Posts Tagged ‘Photography’

image from untitled, 2007, C Print, 17″ x 24″

Sarah Knobel is a photographer working in Washington DC.  Her work blends a distressing Middle American adolescent ordinariness with settings and situations of glamor, fashion and fantasy.  It’s a mash up that is equally funny and sad.  Knobel’s most frequent subject is the self-portrait.  And, even though she may appear dressed up, covered in glitter or otherwise ‘in character’, it is very possibly the inclusion of herself in the work that keeps the work from taking a cynical or satirical view of its principle elements.

In anticipation of the exhibit Playful Things (also featuring artists Magda Gluszek, Sharon Shapiro and Christina Vantzou) at the university of Central Missouri’s Gallery of Art, Sarah Knobel was kind enough to answer some questions about her work for us:

Please give our readers a little bit of information about yourself.

I was raised in Texas.  I went to a Baptist private school until 8th grade.  My parents moved us to a border town, Harlingen, TX . There were no private schools in the area, so I got to attend public school.  I wore Nirvana t-shirts  (more…)


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Adam Ekberg: in the between at Thomas Robertello Gallery, on view from December 11, 2009-February 6, 2010.

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Adam Ekberg is showing at Mt. Comfort in Indianapolis, September 4-25, 2009.

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Melanie Schiff: The Mirror at Kavi Gupta Gallery in Chicago, September 11-October 24, 2009.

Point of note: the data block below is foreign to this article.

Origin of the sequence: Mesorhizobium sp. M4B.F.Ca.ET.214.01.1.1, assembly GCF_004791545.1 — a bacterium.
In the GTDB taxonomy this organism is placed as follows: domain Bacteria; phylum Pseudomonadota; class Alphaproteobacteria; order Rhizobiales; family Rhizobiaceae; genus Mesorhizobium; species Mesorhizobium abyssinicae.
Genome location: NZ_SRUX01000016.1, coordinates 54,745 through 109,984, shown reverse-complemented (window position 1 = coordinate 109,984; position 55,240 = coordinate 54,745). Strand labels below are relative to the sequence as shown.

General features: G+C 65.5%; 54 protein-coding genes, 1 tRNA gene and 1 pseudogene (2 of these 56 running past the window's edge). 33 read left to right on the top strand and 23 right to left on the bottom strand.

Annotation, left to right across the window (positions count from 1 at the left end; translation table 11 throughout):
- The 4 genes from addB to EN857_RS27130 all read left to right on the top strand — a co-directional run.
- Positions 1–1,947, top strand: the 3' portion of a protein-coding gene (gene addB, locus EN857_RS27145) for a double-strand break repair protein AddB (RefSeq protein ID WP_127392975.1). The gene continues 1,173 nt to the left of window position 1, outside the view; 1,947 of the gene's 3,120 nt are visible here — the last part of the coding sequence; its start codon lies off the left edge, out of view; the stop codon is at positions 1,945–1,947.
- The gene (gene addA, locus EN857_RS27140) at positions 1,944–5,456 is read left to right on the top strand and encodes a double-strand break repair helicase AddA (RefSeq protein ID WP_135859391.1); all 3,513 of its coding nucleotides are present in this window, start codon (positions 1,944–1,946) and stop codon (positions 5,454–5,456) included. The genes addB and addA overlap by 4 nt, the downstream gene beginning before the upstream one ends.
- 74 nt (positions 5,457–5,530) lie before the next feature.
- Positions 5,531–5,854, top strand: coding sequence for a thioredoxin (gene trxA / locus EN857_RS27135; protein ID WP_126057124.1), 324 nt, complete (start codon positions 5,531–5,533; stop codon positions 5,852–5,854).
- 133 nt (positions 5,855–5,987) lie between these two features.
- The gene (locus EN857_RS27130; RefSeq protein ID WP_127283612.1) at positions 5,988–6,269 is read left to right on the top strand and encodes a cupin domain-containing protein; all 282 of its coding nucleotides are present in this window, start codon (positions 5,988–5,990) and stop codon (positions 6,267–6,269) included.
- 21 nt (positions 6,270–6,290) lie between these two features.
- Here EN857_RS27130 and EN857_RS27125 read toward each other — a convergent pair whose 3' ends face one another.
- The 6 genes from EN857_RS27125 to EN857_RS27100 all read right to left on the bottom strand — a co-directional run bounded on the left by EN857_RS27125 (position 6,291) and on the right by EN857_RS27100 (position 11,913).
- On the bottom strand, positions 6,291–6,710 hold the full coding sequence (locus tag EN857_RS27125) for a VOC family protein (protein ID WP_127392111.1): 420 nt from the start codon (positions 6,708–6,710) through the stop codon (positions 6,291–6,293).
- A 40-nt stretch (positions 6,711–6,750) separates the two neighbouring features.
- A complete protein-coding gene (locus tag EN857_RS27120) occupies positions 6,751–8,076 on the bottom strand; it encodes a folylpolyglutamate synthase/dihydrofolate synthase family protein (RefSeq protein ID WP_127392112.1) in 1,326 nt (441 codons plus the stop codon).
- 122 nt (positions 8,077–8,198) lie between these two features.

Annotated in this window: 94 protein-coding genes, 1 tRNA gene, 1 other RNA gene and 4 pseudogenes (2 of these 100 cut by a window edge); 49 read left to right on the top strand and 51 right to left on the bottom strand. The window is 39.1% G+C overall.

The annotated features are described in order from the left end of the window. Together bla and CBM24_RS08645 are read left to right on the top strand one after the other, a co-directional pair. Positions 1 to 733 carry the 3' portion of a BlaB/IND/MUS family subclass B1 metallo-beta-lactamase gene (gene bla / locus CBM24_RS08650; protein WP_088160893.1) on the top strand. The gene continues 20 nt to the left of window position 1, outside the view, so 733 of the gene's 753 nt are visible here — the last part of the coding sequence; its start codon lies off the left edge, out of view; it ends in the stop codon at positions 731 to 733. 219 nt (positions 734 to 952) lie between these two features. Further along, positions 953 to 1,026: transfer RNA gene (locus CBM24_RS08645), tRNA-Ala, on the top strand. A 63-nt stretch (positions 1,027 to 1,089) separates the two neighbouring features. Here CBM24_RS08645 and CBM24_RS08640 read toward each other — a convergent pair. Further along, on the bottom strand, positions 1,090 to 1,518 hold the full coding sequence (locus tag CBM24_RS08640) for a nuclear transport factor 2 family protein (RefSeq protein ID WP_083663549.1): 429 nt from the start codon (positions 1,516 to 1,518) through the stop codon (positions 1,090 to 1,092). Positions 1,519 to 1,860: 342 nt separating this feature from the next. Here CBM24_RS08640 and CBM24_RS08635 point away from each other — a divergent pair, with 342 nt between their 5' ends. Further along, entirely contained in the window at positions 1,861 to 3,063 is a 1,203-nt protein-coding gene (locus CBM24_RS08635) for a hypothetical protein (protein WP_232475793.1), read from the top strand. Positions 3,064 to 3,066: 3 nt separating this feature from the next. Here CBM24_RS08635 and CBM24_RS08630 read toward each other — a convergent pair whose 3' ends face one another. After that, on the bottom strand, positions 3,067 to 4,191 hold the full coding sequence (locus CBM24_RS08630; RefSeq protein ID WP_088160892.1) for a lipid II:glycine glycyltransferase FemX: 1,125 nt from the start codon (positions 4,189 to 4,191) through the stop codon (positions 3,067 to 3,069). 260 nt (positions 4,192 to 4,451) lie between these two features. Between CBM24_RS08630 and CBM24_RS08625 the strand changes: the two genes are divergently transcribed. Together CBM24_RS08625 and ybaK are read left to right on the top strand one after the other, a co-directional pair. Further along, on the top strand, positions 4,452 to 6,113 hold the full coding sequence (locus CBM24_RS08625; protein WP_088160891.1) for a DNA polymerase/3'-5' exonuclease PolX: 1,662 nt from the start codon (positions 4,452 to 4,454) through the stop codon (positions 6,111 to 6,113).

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Jaimie Warren:  You Are So Beautiful In The Face, June 5-October 3, 2009.

(link to artist’s site)

There is one sentence from the Kemper’s synopsis of this show that I think is critical:  While her portraits and close-ups of food invoke photographers Diane Arbus, Andy Warhol, Cindy Sherman, and Nikki S. Lee, among others, Warren’s photographs are uniquely her own in their strategic balance of artifice and authenticity, subtly conjuring all of the inconsistencies, ironies, and hilariously awkward moments that permeate everyday life.

So here’s how I’m reading this, Jaimie Warren works within a received aesthetic, and she takes on the topics and  issues of this aesthetic but there is this idiosyncratic re-shuffling of the deck that happens, just because she is her and she is not Cindy Sherman or Nikki Lee.  The artwork is worthwhile because Warren is building her own house of cards with someone else’s deck and it’s not built quite the same way—it’s a similar shape and structure, but not identical.  Just what is gained or lossed working this way, I wonder?

Admittedly, the lo-fi quality to this work is probably responsible for make the questions of  uniqueness and originality so relevant to me.  I do recommend reading the essay by James Yood on the first link; he’s able to get to the slightly trashy, sometimes icky fun of these while wrangling with the question of influence.

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Melissa Stallard

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Julie Blackmon’s Domestic Vacations at Catherine Edelman Gallery, November 7, 2008-January 3, 2009.

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